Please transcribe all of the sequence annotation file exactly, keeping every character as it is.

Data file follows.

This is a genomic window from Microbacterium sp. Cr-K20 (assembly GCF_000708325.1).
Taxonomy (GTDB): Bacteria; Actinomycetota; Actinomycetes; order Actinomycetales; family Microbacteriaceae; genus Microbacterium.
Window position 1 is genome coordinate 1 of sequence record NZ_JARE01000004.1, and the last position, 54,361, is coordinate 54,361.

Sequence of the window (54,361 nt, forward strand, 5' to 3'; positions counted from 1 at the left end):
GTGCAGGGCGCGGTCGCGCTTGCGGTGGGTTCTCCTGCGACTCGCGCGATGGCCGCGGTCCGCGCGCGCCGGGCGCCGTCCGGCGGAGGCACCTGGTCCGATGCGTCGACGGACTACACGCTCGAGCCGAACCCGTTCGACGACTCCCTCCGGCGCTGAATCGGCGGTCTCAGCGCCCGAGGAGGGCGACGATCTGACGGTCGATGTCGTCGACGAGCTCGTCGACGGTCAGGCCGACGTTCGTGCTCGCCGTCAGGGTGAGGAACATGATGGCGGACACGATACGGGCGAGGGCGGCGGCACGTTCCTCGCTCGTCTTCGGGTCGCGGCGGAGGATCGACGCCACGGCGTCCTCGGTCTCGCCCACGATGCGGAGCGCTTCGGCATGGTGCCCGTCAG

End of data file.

This is a genomic window from Microbacterium sp. Cr-K20 (assembly GCF_000708325.1).
Taxonomy (GTDB): Bacteria; Actinomycetota; Actinomycetes; order Actinomycetales; family Microbacteriaceae; genus Microbacterium.
Window position 1 is genome coordinate 1 of sequence record NZ_JARE01000004.1, and the last position, 54,361, is coordinate 54,361.

Sequence of the window (54,361 nt, forward strand, 5' to 3'; positions counted from 1 at the left end):
GTGCAGGGCGCGGTCGCGCTTGCGGTGGGTTCTCCTGCGACTCGCGCGATGGCCGCGGTCCGCGCGCGCCGGGCGCCGTCCGGCGGAGGCACCTGGTCCGATGCGTCGACGGACTACACGCTCGAGCCGAACCCGTTCGACGACTCCCTCCGGCGCTGAATCGGCGGTCTCAGCGCCCGAGGAGGGCGACGATCTGACGGTCGATGTCGTCGACGAGCTCGTCGACGGTCAGGCCGACGTTCGTGCTCGCCGTCAGGGTGAGGAACATGATGGCGGACACGATACGGGCGAGGGCGGCGGCACGTTCCTCGCTCGTCTTCGGGTCGCGGCGGAGGATCGACGCCACGGCGTCCTCGGTCTCGCCCACGATGCGGAGCGCTTCGGCATGGTGCCCGTCAG